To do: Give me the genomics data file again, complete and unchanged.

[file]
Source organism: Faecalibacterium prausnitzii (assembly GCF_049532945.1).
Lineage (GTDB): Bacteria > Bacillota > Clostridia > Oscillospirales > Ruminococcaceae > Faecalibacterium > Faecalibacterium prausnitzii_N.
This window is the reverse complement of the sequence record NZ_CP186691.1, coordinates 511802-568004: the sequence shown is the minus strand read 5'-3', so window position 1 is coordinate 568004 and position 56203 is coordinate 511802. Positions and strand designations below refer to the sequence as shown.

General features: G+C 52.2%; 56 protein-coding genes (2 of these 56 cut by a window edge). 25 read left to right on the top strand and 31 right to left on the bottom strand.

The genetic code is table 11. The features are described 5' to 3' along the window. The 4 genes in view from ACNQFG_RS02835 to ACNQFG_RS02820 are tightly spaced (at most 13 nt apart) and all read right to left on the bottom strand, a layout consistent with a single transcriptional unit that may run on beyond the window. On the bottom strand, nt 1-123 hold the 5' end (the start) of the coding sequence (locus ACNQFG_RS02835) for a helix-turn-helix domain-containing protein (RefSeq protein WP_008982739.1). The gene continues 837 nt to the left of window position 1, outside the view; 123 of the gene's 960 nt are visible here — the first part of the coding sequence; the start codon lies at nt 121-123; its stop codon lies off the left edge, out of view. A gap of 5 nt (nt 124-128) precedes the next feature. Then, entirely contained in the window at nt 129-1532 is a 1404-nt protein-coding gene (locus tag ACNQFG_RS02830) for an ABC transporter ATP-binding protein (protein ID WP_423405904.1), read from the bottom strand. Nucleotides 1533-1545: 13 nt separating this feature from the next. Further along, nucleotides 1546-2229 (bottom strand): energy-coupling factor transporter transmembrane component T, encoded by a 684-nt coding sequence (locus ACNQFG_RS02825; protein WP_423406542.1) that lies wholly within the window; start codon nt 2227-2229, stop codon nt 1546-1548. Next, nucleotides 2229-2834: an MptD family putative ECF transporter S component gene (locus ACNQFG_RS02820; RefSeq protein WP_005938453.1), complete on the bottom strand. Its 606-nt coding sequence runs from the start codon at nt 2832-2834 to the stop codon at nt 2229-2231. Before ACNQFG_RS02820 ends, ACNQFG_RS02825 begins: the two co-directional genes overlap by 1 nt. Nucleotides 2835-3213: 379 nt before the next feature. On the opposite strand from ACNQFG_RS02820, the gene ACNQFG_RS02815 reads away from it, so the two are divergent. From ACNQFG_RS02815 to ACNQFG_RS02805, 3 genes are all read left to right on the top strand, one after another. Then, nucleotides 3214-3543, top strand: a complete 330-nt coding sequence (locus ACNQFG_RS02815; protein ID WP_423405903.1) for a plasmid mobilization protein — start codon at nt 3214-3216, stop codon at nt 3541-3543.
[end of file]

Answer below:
Source organism: Faecalibacterium prausnitzii (assembly GCF_049532945.1).
Lineage (GTDB): Bacteria > Bacillota > Clostridia > Oscillospirales > Ruminococcaceae > Faecalibacterium > Faecalibacterium prausnitzii_N.
This window is the reverse complement of the sequence record NZ_CP186691.1, coordinates 511802-568004: the sequence shown is the minus strand read 5'-3', so window position 1 is coordinate 568004 and position 56203 is coordinate 511802. Positions and strand designations below refer to the sequence as shown.

General features: G+C 52.2%; 56 protein-coding genes (2 of these 56 cut by a window edge). 25 read left to right on the top strand and 31 right to left on the bottom strand.

The genetic code is table 11. The features are described 5' to 3' along the window. The 4 genes in view from ACNQFG_RS02835 to ACNQFG_RS02820 are tightly spaced (at most 13 nt apart) and all read right to left on the bottom strand, a layout consistent with a single transcriptional unit that may run on beyond the window. On the bottom strand, nt 1-123 hold the 5' end (the start) of the coding sequence (locus ACNQFG_RS02835) for a helix-turn-helix domain-containing protein (RefSeq protein WP_008982739.1). The gene continues 837 nt to the left of window position 1, outside the view; 123 of the gene's 960 nt are visible here — the first part of the coding sequence; the start codon lies at nt 121-123; its stop codon lies off the left edge, out of view. A gap of 5 nt (nt 124-128) precedes the next feature. Then, entirely contained in the window at nt 129-1532 is a 1404-nt protein-coding gene (locus tag ACNQFG_RS02830) for an ABC transporter ATP-binding protein (protein ID WP_423405904.1), read from the bottom strand. Nucleotides 1533-1545: 13 nt separating this feature from the next. Further along, nucleotides 1546-2229 (bottom strand): energy-coupling factor transporter transmembrane component T, encoded by a 684-nt coding sequence (locus ACNQFG_RS02825; protein WP_423406542.1) that lies wholly within the window; start codon nt 2227-2229, stop codon nt 1546-1548. Next, nucleotides 2229-2834: an MptD family putative ECF transporter S component gene (locus ACNQFG_RS02820; RefSeq protein WP_005938453.1), complete on the bottom strand. Its 606-nt coding sequence runs from the start codon at nt 2832-2834 to the stop codon at nt 2229-2231. Before ACNQFG_RS02820 ends, ACNQFG_RS02825 begins: the two co-directional genes overlap by 1 nt. Nucleotides 2835-3213: 379 nt before the next feature. On the opposite strand from ACNQFG_RS02820, the gene ACNQFG_RS02815 reads away from it, so the two are divergent. From ACNQFG_RS02815 to ACNQFG_RS02805, 3 genes are all read left to right on the top strand, one after another. Then, nucleotides 3214-3543, top strand: a complete 330-nt coding sequence (locus ACNQFG_RS02815; protein ID WP_423405903.1) for a plasmid mobilization protein — start codon at nt 3214-3216, stop codon at nt 3541-3543.